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Andy Richter talks about sex abuse allegations against Dennis Hastert

Comedian Andy Richter confirmed one of the allegations against former House speaker Dennis Hastert.

Hastert is at the center of a sex-abuse scandal. Prosecutors revealed in a court filing that he agreed to pay $3.5 million in hush money to a person that he sexually abused when the victim was a 14-year-old wrestler on a team coached by Hastert. The filing contains allegations by five former students.

The sex-abuse allegations date back to Hastert's time at Yorkville High School in the Chicago suburb of Yorkville from 1965 to 1981; Richter was a student at the same school from 1980 to 1984.

The comedian wrote on Twitter that one of the allegations in the filing rang a bell from his time at the school.

A Chicago Sun-Times article published a quote from the filing that said, "Individual D recalled Hastert pulling a La-Z-Boy style chair 'in direct view of the shower stalls in the locker room where he sat while the boys showered.' Individuals B and D claim Hastert performed sex acts on them when they were 14 and 17, respectively. Individual C claims Hastert 'brushed his hand against Individual C's genitals.'"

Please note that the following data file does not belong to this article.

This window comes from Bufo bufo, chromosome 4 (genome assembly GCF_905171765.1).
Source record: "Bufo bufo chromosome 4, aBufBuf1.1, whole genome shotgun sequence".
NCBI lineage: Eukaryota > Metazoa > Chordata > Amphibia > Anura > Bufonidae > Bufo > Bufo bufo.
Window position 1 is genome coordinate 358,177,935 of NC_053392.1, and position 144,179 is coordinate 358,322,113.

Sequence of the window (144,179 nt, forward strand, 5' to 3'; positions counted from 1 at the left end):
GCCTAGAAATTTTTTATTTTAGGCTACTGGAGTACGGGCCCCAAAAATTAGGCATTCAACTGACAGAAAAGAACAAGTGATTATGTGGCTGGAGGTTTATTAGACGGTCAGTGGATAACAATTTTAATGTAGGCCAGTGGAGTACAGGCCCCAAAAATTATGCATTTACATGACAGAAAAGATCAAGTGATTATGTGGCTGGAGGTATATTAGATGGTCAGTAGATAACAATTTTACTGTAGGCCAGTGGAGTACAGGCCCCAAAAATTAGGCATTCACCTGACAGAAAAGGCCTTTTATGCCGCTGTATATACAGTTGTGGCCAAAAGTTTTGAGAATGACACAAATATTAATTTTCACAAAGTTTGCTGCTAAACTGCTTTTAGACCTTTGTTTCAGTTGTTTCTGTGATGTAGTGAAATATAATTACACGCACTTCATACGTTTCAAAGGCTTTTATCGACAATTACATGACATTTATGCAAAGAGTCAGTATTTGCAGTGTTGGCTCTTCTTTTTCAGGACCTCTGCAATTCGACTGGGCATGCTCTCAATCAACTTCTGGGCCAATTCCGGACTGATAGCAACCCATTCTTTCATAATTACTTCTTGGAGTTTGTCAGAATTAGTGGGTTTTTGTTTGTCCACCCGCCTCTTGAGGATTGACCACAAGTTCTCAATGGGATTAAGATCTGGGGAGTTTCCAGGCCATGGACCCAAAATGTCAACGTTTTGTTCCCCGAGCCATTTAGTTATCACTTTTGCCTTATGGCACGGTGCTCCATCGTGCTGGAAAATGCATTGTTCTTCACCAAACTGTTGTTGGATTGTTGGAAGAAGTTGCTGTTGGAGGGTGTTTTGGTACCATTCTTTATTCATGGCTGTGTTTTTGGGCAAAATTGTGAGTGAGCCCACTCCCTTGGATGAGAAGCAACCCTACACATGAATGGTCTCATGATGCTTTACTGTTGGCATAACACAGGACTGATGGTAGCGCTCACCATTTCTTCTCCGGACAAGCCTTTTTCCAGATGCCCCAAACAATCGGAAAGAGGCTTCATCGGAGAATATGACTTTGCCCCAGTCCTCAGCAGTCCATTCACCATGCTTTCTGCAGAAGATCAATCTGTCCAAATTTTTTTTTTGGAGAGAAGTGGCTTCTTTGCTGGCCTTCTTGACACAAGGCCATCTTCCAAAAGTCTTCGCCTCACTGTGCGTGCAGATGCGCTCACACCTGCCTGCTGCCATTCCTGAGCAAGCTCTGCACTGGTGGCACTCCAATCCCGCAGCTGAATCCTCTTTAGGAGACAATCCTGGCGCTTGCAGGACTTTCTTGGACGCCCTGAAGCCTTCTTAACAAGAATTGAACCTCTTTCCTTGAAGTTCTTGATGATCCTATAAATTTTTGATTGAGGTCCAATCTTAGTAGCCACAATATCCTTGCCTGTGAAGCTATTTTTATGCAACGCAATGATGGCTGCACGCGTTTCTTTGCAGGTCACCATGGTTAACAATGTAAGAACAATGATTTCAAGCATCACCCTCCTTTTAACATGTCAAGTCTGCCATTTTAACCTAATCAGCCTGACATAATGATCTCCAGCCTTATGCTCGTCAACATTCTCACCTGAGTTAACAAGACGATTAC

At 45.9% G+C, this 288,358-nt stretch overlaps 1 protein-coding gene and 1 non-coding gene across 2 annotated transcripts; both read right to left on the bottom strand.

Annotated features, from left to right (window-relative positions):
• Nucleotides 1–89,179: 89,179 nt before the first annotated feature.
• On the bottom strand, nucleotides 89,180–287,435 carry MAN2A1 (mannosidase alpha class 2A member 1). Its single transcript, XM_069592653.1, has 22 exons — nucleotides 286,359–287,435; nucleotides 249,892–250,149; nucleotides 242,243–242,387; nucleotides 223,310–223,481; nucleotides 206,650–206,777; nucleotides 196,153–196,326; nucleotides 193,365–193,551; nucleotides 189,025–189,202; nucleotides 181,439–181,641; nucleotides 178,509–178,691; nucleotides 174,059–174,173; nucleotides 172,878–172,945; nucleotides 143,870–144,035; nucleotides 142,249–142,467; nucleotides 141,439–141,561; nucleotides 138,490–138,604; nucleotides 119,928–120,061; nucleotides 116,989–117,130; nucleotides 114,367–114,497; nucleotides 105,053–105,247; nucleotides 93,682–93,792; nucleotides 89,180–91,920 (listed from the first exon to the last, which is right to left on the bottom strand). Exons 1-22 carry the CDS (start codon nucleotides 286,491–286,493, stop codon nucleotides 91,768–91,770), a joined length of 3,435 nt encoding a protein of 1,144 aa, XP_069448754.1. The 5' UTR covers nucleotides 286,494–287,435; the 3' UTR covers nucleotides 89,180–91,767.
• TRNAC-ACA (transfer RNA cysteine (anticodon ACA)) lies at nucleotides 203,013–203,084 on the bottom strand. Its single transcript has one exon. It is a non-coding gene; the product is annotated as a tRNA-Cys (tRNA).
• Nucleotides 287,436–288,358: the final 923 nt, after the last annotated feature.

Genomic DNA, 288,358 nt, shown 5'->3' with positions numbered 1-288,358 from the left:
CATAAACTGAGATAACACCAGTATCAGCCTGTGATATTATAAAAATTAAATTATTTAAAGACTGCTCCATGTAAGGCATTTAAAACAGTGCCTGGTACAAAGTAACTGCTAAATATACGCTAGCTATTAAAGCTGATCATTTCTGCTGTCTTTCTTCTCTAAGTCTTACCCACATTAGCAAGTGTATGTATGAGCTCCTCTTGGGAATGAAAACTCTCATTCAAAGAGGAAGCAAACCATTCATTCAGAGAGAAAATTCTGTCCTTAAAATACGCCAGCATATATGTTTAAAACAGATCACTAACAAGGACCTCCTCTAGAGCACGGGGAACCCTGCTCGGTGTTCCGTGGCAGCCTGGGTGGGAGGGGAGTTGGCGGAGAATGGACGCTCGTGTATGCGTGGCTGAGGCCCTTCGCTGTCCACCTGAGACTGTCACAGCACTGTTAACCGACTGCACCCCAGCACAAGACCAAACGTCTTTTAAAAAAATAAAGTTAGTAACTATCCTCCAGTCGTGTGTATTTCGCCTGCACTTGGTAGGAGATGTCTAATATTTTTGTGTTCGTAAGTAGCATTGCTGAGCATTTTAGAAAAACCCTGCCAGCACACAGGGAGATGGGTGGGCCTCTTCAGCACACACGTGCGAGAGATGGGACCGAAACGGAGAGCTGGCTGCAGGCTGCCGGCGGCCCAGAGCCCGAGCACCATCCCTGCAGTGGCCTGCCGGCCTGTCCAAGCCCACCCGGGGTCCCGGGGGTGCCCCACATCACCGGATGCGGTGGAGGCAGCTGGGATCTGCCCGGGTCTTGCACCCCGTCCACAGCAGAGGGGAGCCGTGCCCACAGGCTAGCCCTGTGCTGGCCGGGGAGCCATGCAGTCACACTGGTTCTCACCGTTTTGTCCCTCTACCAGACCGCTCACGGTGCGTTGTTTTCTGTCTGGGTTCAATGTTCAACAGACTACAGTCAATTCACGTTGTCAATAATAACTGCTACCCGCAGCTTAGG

Richter said that he remembers seeing the chair from when he was a student.

He wrote on Twitter, "I went to Yorkville HS '80-'84 & I remember this chair. Purportedly 'to keep boys from fighting.'"

He continued, "I haven't thought of it in 30 yrs," and added, "I don't find it's upsetting me now. I'm just so struck by how easy it was to do that. Nobody questioned it."

The filing by prosecutors recommends that a federal judge sentence Hastert to up to six months in prison for violating banking laws as he sought to pay one of his victims, identified in court documents as "Individual A," to ensure the person kept quiet.

Hastert, who pleaded guilty in October to breaking banking laws, is scheduled to be sentenced April 27. In a court filing Wednesday, his defense team asked the judge to give Hastert probation and spare him prison time.

"Mr. Hastert acknowledges that as a young man he committed transgressions for which he is profoundly sorry," his attorney, Thomas Green, said in a statement Saturday. "He earnestly apologizes to his former students, family, friends, previous constituents and all others affected by the harm his actions have caused."

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